Injections leave the whole body intact and require participation of doctors. Organs can "be extracted in a speedier and more effective way than if the prisoner is shot," says Mark Allison, East Asia researcher at Amnesty International in Hong Kong. "We have gathered strong evidence suggesting the involvement of (Chinese) police, courts and hospitals in the organ trade."

    Executions in death vans are recorded on video and audio that is played live to local law enforcement authorities a measure intended to ensure they are carried out legally.

    China's refusal to give outsiders access to the bodies of executed prisoners has added to suspicions about what happens afterward: Corpses are typically driven to a crematorium and burned before relatives or independent witnesses can view them.

    Chinese authorities are sensitive to allegations that they are complicit in the organ trade. In March, the Ministry of Health issued regulations explicitly banning the sale of organs and tightening approval standards for transplants.

    Even so, Amnesty International said in a report in April that huge profits from the sale of prisoners' organs might be part of why China refuses to consider doing away with the death penalty.

    "Given the high commercial value of organs, it is doubtful the new regulations will have an effect," Allison says.

    Local executions

    Makers of death vans say they save money for poor localities that would otherwise have to pay to construct execution facilities in prisons or court buildings. The vans ensure that prisoners sentenced to death can be executed locally, closer to communities where they broke the law.

    That "deters others from committing crime and has more impact" than executions carried out elsewhere, Kang says.

    Jinguan "Golden Champion" in Chinese lies an hour's drive from Chongqing in southwestern China, below the green slopes of Cliff Mountain. Along with the death vans, the company also makes bulletproof limousines for the country's rich and armored trucks for banks. Jinguan's glossy death van brochure is printed in both Chinese and English.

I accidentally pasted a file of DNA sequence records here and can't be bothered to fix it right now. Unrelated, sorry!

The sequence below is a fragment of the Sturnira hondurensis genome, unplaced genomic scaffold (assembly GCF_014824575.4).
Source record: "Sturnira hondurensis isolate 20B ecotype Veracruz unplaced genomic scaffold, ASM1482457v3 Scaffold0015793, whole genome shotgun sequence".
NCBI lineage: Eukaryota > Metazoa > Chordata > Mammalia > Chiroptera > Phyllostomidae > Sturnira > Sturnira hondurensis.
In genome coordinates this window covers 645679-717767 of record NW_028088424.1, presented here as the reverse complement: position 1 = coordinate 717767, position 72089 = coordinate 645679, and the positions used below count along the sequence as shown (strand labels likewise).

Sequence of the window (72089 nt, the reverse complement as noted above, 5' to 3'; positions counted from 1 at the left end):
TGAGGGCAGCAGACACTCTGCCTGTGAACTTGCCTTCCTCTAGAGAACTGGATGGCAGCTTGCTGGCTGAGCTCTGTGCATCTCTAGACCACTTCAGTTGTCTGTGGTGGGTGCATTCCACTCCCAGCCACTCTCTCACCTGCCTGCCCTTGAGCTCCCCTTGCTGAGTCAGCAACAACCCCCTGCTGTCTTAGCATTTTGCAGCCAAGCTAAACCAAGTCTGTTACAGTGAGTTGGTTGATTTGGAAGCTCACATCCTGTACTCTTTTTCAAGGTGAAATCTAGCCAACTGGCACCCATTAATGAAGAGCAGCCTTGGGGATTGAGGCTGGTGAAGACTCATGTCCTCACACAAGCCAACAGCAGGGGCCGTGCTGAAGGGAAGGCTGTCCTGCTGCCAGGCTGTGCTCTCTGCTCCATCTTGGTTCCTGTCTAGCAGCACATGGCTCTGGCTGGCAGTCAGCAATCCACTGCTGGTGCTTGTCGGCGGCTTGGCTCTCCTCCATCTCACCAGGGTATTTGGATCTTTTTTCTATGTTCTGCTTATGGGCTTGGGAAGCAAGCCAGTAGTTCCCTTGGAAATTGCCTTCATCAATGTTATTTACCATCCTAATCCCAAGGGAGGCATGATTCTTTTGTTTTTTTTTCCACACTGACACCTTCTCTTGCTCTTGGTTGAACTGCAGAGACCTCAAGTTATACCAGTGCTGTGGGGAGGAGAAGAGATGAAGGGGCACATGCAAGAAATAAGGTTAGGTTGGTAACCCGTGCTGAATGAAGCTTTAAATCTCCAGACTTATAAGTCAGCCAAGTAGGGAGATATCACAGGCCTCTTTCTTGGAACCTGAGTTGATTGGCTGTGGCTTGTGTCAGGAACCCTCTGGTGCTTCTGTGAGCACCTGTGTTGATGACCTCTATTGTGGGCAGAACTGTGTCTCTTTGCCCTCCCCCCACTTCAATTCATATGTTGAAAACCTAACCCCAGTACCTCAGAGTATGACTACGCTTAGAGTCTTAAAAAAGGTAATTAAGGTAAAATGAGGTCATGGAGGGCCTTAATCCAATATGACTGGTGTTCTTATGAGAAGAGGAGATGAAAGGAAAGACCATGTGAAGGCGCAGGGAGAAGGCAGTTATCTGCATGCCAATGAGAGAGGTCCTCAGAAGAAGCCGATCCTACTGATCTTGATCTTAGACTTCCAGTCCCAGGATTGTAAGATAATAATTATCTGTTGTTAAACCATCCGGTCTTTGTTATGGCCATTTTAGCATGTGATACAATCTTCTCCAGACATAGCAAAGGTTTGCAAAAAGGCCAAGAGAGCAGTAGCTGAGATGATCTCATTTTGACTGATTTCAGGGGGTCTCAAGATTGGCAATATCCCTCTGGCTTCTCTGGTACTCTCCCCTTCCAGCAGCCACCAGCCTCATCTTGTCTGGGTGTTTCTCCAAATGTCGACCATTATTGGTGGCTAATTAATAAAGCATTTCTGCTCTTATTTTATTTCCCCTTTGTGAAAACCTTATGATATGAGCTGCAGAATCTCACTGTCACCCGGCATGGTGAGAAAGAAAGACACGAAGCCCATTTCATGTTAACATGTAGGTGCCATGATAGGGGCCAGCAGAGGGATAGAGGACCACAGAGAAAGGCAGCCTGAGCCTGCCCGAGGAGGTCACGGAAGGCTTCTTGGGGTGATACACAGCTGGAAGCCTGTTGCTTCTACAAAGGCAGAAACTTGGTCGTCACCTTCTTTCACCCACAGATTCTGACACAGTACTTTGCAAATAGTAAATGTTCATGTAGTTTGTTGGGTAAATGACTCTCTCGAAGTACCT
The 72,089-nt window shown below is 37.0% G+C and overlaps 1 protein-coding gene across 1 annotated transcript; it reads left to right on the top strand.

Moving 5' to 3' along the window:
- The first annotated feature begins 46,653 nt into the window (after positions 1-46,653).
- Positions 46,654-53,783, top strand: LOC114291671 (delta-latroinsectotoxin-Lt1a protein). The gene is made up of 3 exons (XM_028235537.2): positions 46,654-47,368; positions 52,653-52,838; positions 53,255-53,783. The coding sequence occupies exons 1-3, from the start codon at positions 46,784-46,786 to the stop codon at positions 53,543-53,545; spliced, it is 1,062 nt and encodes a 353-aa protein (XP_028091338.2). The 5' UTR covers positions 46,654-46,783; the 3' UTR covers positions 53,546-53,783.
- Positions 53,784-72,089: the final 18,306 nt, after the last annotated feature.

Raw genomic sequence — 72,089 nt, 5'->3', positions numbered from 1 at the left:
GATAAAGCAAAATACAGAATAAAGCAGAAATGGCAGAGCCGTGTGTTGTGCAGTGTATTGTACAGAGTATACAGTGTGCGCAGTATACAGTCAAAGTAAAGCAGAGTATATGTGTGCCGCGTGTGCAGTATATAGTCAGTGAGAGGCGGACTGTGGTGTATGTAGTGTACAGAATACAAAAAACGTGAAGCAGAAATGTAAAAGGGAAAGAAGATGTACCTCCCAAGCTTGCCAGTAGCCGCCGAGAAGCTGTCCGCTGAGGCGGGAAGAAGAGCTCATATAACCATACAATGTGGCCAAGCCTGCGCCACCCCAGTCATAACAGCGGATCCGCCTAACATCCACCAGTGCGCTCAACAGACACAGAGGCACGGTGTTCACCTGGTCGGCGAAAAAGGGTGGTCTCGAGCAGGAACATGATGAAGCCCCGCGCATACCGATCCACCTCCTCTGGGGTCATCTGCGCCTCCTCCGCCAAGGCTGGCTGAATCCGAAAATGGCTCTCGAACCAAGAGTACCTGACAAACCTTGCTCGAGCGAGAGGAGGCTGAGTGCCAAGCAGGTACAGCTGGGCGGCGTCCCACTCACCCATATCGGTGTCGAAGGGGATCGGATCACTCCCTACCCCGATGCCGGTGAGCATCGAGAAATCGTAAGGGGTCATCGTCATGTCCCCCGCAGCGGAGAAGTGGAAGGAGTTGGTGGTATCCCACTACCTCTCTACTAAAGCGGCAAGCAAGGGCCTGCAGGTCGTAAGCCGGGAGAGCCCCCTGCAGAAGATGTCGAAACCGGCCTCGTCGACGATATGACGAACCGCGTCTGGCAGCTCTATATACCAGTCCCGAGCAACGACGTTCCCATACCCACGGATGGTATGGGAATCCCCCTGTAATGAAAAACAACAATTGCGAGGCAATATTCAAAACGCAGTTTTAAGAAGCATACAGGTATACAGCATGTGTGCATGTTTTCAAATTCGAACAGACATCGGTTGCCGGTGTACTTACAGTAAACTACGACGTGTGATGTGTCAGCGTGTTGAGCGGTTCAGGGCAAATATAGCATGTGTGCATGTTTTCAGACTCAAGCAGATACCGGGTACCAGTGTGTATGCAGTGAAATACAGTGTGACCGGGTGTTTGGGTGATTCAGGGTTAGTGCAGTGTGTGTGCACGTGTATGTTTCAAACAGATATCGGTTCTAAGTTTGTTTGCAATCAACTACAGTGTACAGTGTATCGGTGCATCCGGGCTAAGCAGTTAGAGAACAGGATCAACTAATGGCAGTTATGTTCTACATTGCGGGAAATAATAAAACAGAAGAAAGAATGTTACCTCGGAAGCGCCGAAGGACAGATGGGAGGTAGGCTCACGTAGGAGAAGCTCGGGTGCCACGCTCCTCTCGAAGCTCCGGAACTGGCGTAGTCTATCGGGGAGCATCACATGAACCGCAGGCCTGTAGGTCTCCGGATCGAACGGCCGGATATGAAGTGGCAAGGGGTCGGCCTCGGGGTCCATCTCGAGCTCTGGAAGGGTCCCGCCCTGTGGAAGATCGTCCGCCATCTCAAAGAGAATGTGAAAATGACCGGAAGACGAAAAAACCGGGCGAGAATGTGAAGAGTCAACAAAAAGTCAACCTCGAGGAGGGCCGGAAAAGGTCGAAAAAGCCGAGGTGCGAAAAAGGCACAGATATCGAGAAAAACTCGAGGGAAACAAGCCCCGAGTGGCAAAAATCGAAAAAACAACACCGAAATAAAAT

From the outside, the vans resemble the police vehicles seen daily on China's roads. A look inside reveals their function.

    "I'm most proud of the bed. It's very humane, like an ambulance," Kang says. He points to the power-driven metal stretcher that glides out at an incline. "It's too brutal to haul a person aboard," he says. "This makes it convenient for the criminal and the guards."

    The lethal cocktail used in the injections is mixed only in Beijing, something that has prompted complaints from local courts.

    "Some places can't afford the cost of sending a person to Beijing perhaps $250 plus $125 more for the drug," says Qiu Xingsheng, a former judge working as a lawyer in Chongqing. Death-by-gunshot requires "very little expense," he says.

    Qiu has attended executions by firing squad where the kneeling prisoner is shot in the back of the head. The guards "ask the prisoner to open his mouth, so the bullet can pass out of the mouth and leave the face intact," he says.

    No debate

    In the United States, some death row inmates and death penalty opponents want the Supreme Court to declare lethal injections cruel and unusual. A recent lawsuit claimed inmates suffer excruciating pain during executions because they do not get enough anesthetic.